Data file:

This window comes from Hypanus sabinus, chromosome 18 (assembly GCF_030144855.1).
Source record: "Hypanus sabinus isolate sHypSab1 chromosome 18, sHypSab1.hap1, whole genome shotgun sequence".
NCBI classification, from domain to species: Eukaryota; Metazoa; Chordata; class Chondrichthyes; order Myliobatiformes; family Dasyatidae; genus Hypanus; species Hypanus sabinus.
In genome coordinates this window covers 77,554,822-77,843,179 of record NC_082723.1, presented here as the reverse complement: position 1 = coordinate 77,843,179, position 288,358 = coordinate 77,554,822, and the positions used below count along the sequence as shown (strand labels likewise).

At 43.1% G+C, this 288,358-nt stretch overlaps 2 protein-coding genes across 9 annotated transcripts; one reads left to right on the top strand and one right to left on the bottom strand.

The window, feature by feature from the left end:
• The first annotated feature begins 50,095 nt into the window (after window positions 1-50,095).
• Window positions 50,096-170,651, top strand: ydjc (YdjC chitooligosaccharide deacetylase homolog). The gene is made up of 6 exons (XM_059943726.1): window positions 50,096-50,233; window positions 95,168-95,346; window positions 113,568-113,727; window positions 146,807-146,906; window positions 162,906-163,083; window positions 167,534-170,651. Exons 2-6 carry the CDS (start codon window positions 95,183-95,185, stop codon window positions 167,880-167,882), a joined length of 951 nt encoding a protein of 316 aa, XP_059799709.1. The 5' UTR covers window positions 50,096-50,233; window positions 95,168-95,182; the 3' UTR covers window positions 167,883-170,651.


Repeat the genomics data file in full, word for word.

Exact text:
This window comes from Hypanus sabinus, chromosome 18 (assembly GCF_030144855.1).
Source record: "Hypanus sabinus isolate sHypSab1 chromosome 18, sHypSab1.hap1, whole genome shotgun sequence".
NCBI classification, from domain to species: Eukaryota; Metazoa; Chordata; class Chondrichthyes; order Myliobatiformes; family Dasyatidae; genus Hypanus; species Hypanus sabinus.
In genome coordinates this window covers 77,554,822-77,843,179 of record NC_082723.1, presented here as the reverse complement: position 1 = coordinate 77,843,179, position 288,358 = coordinate 77,554,822, and the positions used below count along the sequence as shown (strand labels likewise).

At 43.1% G+C, this 288,358-nt stretch overlaps 2 protein-coding genes across 9 annotated transcripts; one reads left to right on the top strand and one right to left on the bottom strand.

The window, feature by feature from the left end:
• The first annotated feature begins 50,095 nt into the window (after window positions 1-50,095).
• Window positions 50,096-170,651, top strand: ydjc (YdjC chitooligosaccharide deacetylase homolog). The gene is made up of 6 exons (XM_059943726.1): window positions 50,096-50,233; window positions 95,168-95,346; window positions 113,568-113,727; window positions 146,807-146,906; window positions 162,906-163,083; window positions 167,534-170,651. Exons 2-6 carry the CDS (start codon window positions 95,183-95,185, stop codon window positions 167,880-167,882), a joined length of 951 nt encoding a protein of 316 aa, XP_059799709.1. The 5' UTR covers window positions 50,096-50,233; window positions 95,168-95,182; the 3' UTR covers window positions 167,883-170,651.